September 7, 2000

It's All Behind Me Now


Two days ago (Tuesday) I had the colonoscopy test. This is where they pass a tube with some sort of camera-thing completely through the length of the large bowel, looking for trouble. If polyps are found they're removed on the spot, essentially preventing them from developing into cancer. My test was negative, as expected, but it's still nice to know that.

I've heard that everyone over 50 should be screened for colon cancer this way; I don't think that such a program is in place (not here in Quebec, anyway) as one of my friends requested the test and was refused. It was never suggested to Hubby, who is 52. The reason I'm privileged to have it at age 48 is because colon cancer was one of the things they found in the mess they took out of my father last spring. They think he's probably cured of it but since it tends to run in families, I'm now at the front of the line for screening.

(We have a grand variety of cancers in my family, and I'm not particularly concerned about this one; my family doctor told me since Dad was 84 when it was discovered, I don't really need to worry until I'm 74.)

The worst part of the experience definitely is the preparation. You need to completely clean out your system. The method varies but essentially, it's strong laxatives. The one they gave me (sodium phosphates) seemed to turn everything into liquid, and out it came. Unfortunately, so did everything I drank after that, so I remained very thirsty no matter how much I drank. The chemical is very salty (sodium is essentially salt) so I guess it dragged all the water through with it.

When Dad's surgeon, Dr. Whirlwind (as I call him) told me I needed to be screened, I asked that he do it. Any embarrassment I might have felt about making his acquaintance as a patient's family member first was outweighed by my trust in him as a doctor. Soon after we arrived in the waiting room he blew through and told me it wouldn't be long. Sure enough, they called me in right on time.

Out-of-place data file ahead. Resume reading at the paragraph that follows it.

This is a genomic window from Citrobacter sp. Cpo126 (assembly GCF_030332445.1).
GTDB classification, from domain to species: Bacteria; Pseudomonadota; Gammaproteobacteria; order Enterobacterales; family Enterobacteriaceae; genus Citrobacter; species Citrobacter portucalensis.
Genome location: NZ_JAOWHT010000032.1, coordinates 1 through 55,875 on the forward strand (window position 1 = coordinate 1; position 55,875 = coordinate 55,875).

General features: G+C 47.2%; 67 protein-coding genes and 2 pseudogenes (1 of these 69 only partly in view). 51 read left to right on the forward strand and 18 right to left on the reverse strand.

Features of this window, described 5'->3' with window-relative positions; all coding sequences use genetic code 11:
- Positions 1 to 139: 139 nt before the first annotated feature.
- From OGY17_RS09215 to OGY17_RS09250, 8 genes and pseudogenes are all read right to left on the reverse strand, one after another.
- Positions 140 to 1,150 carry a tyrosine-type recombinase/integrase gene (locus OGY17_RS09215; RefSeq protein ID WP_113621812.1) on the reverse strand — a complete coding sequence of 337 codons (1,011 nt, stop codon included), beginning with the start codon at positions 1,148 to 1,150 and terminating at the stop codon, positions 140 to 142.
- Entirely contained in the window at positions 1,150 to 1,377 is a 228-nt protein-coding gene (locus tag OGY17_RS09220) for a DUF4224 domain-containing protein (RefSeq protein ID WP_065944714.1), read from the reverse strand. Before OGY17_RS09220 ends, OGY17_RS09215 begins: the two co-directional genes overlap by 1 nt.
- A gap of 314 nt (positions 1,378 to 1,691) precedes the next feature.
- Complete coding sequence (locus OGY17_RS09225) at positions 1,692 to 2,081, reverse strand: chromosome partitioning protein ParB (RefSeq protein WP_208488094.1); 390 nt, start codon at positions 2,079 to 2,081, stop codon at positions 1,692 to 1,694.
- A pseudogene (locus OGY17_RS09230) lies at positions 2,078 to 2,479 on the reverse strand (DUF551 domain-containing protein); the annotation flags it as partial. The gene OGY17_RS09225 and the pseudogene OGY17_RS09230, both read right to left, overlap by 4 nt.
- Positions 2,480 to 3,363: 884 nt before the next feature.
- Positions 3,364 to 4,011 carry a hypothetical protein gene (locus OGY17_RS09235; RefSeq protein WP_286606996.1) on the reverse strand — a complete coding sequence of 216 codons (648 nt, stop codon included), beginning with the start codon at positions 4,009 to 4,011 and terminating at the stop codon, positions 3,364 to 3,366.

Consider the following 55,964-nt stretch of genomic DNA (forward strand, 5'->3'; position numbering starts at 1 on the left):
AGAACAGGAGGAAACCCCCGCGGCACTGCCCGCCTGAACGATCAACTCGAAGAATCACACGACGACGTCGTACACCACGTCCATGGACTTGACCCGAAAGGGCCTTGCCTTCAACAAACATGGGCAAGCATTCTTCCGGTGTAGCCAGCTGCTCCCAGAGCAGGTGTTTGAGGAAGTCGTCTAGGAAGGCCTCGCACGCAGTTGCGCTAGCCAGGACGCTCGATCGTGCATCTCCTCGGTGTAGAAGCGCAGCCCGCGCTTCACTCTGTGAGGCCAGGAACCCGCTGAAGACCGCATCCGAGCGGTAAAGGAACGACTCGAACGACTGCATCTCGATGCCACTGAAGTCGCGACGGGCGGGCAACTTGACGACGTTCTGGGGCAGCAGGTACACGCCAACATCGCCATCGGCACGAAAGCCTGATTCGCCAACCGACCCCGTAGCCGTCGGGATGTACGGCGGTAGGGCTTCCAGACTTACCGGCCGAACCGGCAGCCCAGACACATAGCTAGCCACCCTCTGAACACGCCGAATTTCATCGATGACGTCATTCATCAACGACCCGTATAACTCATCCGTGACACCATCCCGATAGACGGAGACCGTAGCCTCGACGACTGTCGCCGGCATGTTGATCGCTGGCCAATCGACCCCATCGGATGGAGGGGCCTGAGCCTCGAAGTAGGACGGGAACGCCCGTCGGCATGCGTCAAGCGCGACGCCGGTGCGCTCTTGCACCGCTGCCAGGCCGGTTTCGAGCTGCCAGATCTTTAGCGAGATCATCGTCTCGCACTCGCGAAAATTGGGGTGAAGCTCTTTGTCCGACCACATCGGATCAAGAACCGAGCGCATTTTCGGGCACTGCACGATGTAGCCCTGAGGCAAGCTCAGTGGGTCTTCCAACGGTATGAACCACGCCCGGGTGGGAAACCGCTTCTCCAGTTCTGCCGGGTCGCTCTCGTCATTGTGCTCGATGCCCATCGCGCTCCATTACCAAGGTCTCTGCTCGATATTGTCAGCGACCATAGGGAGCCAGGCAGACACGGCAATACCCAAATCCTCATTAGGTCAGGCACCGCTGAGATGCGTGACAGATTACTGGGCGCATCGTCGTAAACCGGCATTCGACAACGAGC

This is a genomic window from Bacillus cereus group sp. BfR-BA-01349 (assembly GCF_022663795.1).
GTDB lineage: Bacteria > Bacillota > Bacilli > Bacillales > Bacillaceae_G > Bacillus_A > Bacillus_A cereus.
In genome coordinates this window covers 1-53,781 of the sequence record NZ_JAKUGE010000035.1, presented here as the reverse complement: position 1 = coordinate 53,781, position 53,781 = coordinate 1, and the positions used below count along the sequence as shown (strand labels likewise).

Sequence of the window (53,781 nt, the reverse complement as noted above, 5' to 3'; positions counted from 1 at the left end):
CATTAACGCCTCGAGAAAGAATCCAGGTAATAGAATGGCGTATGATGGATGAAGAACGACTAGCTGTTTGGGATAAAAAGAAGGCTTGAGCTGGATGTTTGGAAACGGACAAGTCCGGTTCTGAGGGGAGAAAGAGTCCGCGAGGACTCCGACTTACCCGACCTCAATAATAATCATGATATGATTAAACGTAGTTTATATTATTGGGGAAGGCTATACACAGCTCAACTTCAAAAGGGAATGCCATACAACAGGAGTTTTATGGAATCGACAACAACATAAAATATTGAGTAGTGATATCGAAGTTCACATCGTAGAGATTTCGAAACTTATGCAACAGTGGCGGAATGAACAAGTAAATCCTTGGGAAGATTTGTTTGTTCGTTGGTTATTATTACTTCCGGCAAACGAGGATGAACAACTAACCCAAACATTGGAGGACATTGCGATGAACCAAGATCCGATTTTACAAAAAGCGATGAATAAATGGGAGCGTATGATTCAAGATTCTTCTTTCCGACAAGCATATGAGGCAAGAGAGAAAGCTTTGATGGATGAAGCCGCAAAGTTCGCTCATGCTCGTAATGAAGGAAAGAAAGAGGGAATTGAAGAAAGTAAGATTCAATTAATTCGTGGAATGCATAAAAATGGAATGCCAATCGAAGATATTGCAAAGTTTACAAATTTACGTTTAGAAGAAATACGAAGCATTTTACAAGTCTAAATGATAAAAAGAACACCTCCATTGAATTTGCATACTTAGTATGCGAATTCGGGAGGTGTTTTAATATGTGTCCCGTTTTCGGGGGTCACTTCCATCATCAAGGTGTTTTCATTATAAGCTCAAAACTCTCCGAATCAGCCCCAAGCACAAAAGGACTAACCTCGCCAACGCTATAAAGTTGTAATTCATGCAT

Once I got into the hospital gown, they took me into a room with much equipment (which I didn't want to scrutinize too closely) a gurney with space underneath for my stuff (clothes and purse) and a small computer-type monitor. The nurse told me what to expect, the same as I'd heard before from Dad and others that had undergone the procedure. She said that some cramping might occur at the start but it wouldn't be severe and I'd be sedated anyway.

Soon Dr. Whirlwind came in and asked me to lie on my left side. He inserted a small butterfly needle into the vein in my left elbow, and I can honestly say I hardly felt that at all. He began to inject a clear liquid (valium?) which caused tingling in the back of my throat; he said that was normal. Then he injected a milky-looking fluid (demerol?) and the room started to spin.

I don't remember too much after that. I don't remember the beginning of the procedure. I did feel cramps, worse than they'd predicted but not unbearable. It was like a bad attack of "nervous stomach" - which is perhaps what it was. I breathed deeply when they told me to (a la labour pains) and vaguely recall hearing "give her some more demerol" followed closely (in my mind) by "The procedure is over. You're fine. Rest now."

About a half hour later I awoke in the hallway and listened to a conversation between a volunteer and another patient who was coming out of the sedative. Another half hour after that I was sitting up and sipping orange juice. Then they let me go.

I arrived back home at 4 PM and slept until 7; even then I was groggy and queasy for most of the evening. By the next day I was completely back to normal (for what that's worth).

Hubby accompanied me to provide transportation (driving oneself is not allowed) but Dad insisted on coming along as well.
He finally admitted that he felt "guilty" that I had to go through all that. I told him that I was thankful that the screening was available to me now, and that even if he had passed on some bad genes, it certainly wasn't his fault. It surprised me that he felt that way but thinking about it, it's fairly obvious. He went through so much that I don't want him to have a single unnecessary negative emotion!

I've posted a few more of my aunt's stories, in the Coming to Canada section

I'm also updating the weblog once or twice a day, with minutia. (That's a good journal name, but it's been used at least twice that I know of!).

Linque Du Jour:   CIA World Factbook 2000

Finally updated!

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